Vertical vs horizontal laminar flow hood

What is laminar flow?

Laminar flow is described as a fluid (gas or liquid) that flows in layers. This tends to occur with minimal disturbance. It is characterized by uniform Clean Room Particle Count. This is in contrast to turbulence when fluids swirl and mix as they move through confined spaces.

 

The laminar flow mechanism was developed in the early 1960s. Laminar flow can safely move fluid in straight, smooth pipes, so this feature is used to ensure a pollutant-free operating area

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What is a laminar flow hood?

A layered flow hood is a special device made to avoid particle contamination, a closed bench. Use the following laminar flow hood operating principles to solve pollution-sensitive space issues. Laminar flow allows particles to pass from the area under the hood (the surface of the filter) to the back or bottom of the hood.

 

The Lamina Flow Hood can be customized to meet your specific laboratory needs and is also suitable for general laboratory work. However, the overall design and structure remain the same. These cameras are made of high-quality material with no gaps or seams. Designed for easy cleaning and disinfection, bacteria do not accumulate in any sample. It also protects the sample from external contamination, but it is important for operators to be aware that it is exposed to its contents.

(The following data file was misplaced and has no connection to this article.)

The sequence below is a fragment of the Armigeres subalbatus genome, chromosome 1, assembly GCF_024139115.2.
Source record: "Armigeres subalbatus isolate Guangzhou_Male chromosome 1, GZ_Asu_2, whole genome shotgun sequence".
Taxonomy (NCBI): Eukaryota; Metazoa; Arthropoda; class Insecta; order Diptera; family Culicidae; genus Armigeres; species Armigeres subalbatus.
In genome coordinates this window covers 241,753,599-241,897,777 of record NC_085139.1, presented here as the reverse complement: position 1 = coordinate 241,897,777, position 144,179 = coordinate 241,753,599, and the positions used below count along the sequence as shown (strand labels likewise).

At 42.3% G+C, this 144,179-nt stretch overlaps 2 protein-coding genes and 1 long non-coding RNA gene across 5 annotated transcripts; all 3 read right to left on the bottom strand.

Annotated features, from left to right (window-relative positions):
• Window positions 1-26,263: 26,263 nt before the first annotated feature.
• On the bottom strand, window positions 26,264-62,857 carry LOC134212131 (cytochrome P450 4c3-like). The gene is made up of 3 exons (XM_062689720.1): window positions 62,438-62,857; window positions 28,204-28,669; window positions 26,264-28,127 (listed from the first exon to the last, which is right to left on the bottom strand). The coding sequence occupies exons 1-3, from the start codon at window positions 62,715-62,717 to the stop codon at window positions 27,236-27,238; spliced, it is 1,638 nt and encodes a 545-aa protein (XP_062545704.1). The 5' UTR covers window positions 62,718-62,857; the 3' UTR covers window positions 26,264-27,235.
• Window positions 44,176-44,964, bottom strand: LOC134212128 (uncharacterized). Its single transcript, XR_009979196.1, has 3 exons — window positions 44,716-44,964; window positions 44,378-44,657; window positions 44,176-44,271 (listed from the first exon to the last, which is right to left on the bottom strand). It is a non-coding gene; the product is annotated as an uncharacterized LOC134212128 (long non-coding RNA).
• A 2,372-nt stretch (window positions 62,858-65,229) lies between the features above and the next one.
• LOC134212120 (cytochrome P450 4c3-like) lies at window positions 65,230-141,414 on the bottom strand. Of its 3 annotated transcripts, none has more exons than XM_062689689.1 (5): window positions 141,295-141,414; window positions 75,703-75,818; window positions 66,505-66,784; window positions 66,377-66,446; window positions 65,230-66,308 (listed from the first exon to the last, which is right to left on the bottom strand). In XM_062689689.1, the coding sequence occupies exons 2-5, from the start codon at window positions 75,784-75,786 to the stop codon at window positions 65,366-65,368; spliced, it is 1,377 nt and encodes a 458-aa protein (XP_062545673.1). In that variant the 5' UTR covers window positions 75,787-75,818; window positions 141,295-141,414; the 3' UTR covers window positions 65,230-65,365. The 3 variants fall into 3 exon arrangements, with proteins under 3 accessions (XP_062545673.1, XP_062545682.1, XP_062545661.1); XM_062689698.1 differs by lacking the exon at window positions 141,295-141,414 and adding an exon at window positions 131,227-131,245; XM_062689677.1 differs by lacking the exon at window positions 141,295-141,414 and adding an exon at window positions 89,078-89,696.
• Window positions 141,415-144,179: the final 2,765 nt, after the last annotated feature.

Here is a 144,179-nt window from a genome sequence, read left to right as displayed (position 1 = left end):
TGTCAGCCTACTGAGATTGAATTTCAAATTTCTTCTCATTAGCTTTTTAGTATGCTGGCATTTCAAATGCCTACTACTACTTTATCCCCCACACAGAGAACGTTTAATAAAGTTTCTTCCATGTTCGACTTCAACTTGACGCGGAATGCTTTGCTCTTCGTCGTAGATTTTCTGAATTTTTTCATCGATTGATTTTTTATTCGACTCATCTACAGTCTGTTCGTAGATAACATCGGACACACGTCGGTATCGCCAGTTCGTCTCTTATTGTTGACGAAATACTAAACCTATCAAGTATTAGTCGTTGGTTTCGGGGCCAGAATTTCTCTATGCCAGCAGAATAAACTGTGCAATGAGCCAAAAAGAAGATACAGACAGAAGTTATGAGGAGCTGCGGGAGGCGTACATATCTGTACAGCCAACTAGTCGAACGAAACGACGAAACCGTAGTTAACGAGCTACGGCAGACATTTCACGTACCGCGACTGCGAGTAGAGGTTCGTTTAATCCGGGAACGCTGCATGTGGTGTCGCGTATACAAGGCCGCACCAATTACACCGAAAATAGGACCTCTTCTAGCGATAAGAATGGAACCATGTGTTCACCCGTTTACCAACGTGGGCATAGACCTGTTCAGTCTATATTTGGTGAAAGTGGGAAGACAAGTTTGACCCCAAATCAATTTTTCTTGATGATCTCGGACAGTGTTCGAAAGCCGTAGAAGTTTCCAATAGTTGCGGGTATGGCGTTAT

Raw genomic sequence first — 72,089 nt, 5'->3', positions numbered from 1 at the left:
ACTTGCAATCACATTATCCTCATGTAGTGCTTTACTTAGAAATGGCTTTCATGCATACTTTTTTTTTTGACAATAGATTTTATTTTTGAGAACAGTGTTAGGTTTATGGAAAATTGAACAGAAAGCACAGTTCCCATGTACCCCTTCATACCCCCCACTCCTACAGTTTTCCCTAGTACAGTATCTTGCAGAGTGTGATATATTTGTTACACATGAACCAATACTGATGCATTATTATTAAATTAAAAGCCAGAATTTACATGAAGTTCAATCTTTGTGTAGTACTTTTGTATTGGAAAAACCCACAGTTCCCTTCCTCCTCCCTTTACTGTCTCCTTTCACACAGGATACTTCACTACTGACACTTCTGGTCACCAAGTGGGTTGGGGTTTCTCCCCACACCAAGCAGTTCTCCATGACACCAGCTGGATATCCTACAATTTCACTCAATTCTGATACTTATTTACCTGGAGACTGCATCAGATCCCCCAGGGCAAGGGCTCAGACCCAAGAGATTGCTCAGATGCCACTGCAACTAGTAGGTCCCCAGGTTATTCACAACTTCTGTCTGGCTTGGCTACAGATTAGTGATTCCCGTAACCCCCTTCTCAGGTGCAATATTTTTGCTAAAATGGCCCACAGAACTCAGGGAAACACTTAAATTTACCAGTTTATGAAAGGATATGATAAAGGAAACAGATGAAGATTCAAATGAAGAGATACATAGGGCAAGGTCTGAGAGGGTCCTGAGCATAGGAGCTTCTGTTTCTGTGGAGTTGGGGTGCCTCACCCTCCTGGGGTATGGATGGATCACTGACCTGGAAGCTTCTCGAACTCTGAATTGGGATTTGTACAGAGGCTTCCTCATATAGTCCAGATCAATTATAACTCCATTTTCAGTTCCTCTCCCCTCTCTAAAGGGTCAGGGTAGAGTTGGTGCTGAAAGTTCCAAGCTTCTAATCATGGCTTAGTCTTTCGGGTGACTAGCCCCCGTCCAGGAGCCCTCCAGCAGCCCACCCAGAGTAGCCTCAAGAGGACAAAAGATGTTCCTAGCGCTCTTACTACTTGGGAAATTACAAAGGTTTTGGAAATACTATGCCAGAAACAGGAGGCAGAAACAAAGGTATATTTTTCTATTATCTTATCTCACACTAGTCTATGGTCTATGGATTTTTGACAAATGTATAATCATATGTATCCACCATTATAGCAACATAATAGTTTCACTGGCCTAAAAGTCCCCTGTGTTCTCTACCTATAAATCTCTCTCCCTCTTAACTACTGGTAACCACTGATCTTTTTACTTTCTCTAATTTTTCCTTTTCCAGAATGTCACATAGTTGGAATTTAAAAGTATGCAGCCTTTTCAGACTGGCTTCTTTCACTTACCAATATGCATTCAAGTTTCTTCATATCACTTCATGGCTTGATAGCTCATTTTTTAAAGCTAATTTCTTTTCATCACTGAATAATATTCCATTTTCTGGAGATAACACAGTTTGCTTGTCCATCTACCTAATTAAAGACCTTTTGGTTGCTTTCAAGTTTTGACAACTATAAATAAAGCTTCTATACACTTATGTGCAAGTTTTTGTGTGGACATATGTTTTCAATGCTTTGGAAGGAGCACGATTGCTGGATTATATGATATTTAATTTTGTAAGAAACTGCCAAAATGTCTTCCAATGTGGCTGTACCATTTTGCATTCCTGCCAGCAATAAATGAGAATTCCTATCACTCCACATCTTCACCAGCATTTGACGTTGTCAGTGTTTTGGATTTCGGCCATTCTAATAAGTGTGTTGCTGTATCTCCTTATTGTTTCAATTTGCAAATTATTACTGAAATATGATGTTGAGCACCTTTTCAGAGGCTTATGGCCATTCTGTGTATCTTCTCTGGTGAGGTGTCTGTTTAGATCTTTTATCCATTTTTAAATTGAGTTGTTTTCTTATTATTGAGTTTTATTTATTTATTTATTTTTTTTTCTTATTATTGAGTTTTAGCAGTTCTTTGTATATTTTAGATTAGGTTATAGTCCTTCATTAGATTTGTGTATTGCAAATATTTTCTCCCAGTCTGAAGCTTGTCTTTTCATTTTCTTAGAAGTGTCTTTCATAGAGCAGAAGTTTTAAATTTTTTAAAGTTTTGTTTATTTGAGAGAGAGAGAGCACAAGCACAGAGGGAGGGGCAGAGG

Vertical laminar flow diagram

The Vertical Laminar Flow Hood system directs the flow to a downward filter at the top of the work chamber on the operating surface. It emphasizes the effects of gravity and moves the flow through the front access area to remove particles. The amount of new pollutants (EC) or trace pollutants is not always sufficient. Most of the particles are removed from the box with the help of airflow, and some of the land on the surface of the enclosure, which can be easily disinfected.

 

Horizontal laminar flow map

Similarly, Horizontal Flow Hood is named after the direction of airflow in a closed mechanism. Technically, the flow starts from above, similar to a vertically layered bell, but changes rapidly, moving from back to front across the functional surface. In some cases, air intake is done laterally. Both methods use the principle of horizontal flow to protect materials and products.

 

With a horizontal laminar flow hood, the air is drawn from the back of the unit, not from the top. Directed air is then carried horizontally across the surface. The system draws air directly into the operator from the operating space. This design also includes minimizing turbulence on both sides of the work area. This is explained by the fact that the movement of the air inside is rarely obstructed because it does not hit obstacles until the air separates.

 

This type of protection system may require additional space to place the filter unit mounted on the back and additional space on the back to prevent air from entering the area. As a result, horizontally layered hoods are relatively demanding on floor space and bench size. It is also not particularly suitable for large samples as it impedes airflow.